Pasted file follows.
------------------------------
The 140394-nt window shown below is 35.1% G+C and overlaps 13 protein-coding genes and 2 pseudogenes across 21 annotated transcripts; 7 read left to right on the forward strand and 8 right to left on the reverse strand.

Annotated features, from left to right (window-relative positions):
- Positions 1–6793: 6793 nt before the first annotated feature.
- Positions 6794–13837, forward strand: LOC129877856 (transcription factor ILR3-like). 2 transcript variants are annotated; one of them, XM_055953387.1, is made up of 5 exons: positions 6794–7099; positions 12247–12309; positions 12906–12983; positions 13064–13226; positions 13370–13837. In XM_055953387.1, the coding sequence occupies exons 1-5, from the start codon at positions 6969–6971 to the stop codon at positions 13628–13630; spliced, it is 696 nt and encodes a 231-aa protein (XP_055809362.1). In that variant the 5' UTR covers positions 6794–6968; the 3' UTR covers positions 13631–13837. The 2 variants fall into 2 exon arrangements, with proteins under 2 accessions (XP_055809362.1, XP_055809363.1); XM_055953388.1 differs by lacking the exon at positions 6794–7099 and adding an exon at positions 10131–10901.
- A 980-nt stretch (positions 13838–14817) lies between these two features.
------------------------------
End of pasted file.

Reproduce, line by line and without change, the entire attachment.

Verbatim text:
The 140394-nt window shown below is 35.1% G+C and overlaps 13 protein-coding genes and 2 pseudogenes across 21 annotated transcripts; 7 read left to right on the forward strand and 8 right to left on the reverse strand.

Annotated features, from left to right (window-relative positions):
- Positions 1–6793: 6793 nt before the first annotated feature.
- Positions 6794–13837, forward strand: LOC129877856 (transcription factor ILR3-like). 2 transcript variants are annotated; one of them, XM_055953387.1, is made up of 5 exons: positions 6794–7099; positions 12247–12309; positions 12906–12983; positions 13064–13226; positions 13370–13837. In XM_055953387.1, the coding sequence occupies exons 1-5, from the start codon at positions 6969–6971 to the stop codon at positions 13628–13630; spliced, it is 696 nt and encodes a 231-aa protein (XP_055809362.1). In that variant the 5' UTR covers positions 6794–6968; the 3' UTR covers positions 13631–13837. The 2 variants fall into 2 exon arrangements, with proteins under 2 accessions (XP_055809362.1, XP_055809363.1); XM_055953388.1 differs by lacking the exon at positions 6794–7099 and adding an exon at positions 10131–10901.
- A 980-nt stretch (positions 13838–14817) lies between these two features.